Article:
Some things you can't say
Most readers will be familiar with George Orwell's concept of Newspeak, that diabolical instrument of totalitarian control that focuses on the primary instrument humans use to understand and communicate about the world they share: language. Newspeak, Orwell explains in 1984, operates "partly by the invention of new words, but chiefly by eliminating undesirable words and by stripping such words as remained or unorthodox meanings."
When I first read 1984 in high school, the gruesome scenes in which Winston is tortured and broken made the the most vivid impression on me. But as time has passed, I have come to think that Orwell's dissection of Newspeak is even more terrible. The examples Orwell used--"War is Peace," "Freedom is Slavery," etc.--were the sort of bald contradictions that most adolescents cheerfully accommodate because they haven't the foggiest idea of what they really mean or what a world in which people seriously believed that war is peace, or freedom is slavery, would be like. Heck, growing up in a small coastal town in Maine in the 1960s, most adolescents didn't really have any clear idea what "war" or "peace" or "freedom" or "slavery" was. I know I didn't. They were abstractions you could define, if someone asked, but you were happy to accept the contradiction of their conjunction because, deep down, you were innocent of their awful implications.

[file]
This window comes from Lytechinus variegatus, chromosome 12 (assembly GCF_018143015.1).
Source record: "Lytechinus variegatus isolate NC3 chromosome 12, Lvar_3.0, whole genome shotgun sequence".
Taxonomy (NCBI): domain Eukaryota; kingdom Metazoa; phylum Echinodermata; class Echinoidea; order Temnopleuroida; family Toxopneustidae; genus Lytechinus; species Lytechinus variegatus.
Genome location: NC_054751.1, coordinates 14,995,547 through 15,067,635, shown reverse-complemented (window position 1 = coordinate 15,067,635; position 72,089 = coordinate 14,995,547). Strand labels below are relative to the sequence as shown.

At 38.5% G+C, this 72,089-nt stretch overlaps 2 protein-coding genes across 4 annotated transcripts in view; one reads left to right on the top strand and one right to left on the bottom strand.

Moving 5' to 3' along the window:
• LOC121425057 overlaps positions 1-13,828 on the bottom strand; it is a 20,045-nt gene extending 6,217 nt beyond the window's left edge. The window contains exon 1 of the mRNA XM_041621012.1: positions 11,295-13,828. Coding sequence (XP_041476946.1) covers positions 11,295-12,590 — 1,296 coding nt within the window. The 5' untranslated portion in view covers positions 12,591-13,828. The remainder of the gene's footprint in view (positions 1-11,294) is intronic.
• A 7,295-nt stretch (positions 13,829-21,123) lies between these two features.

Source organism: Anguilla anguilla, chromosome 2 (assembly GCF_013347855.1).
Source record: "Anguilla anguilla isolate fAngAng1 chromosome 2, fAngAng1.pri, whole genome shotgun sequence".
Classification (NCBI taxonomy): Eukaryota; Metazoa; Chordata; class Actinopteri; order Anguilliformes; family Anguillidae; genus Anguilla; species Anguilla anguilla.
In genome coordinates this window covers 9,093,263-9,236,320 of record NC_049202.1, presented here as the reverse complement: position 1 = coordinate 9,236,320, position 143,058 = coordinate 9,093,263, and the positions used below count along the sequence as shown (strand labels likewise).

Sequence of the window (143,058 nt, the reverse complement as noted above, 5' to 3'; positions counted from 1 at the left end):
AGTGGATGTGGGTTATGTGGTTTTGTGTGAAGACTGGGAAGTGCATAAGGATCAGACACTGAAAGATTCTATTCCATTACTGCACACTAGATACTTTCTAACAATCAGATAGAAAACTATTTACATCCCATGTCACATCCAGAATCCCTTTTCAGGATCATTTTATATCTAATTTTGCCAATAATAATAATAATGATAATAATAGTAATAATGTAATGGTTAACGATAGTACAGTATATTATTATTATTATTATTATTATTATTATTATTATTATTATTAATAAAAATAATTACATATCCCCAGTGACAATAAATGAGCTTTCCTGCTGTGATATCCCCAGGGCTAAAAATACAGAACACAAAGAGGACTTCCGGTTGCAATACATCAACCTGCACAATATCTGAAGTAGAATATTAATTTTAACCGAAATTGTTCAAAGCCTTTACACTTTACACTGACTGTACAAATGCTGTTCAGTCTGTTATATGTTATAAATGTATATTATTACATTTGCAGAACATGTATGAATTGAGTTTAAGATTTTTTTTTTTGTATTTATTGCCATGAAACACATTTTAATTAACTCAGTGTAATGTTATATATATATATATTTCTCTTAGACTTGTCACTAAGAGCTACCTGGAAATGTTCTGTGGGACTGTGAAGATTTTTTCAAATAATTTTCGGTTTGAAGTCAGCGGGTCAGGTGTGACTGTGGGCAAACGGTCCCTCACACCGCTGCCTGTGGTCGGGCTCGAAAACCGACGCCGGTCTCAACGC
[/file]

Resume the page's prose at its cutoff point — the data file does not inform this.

In any event, that bit of Orwell's book now strikes me as singularly grim because I now see the process he anatomizes at work all around me. Let me give three examples.
One: Last winter, Department of Homeland Security issued a document called "Terminology to Define the Terrorists: Recommendations from American Muslims." While you ponder why the Department of Homeland Security is gathering recommendations about how to combat radical Islam from American Muslims, let me mention a few things this document recommends.
Because we are supposed to be "communicating with, not confronting," Muslims, the document advises us not to "insult or confuse them with pejorative terms such as 'Islamo-fascism.' which are considered offensive by many Muslims." The word "progress" is OK, but--George Orwell, where are you?--"the experts consulted" rejected the word "liberty" "because because many around the world would discount the tern as a buzzword for American hegemony."
Breathtaking isn't it? Those leading the fight against terrorism assure us that "The fact is that Islam and secular democracy are fully compatible--in fact, they can make each other stronger." But where is the evidence of that? In the immediate aftermath of 9/11, President Bush went to a mosque and told his audience that "Islam" meant "peace." Perhaps that was an emollient thing to do. Unfortunately, it is not true. Islam means "total submission to the will of Allah," and absent that submission what Muslims give us is not peace but jihad.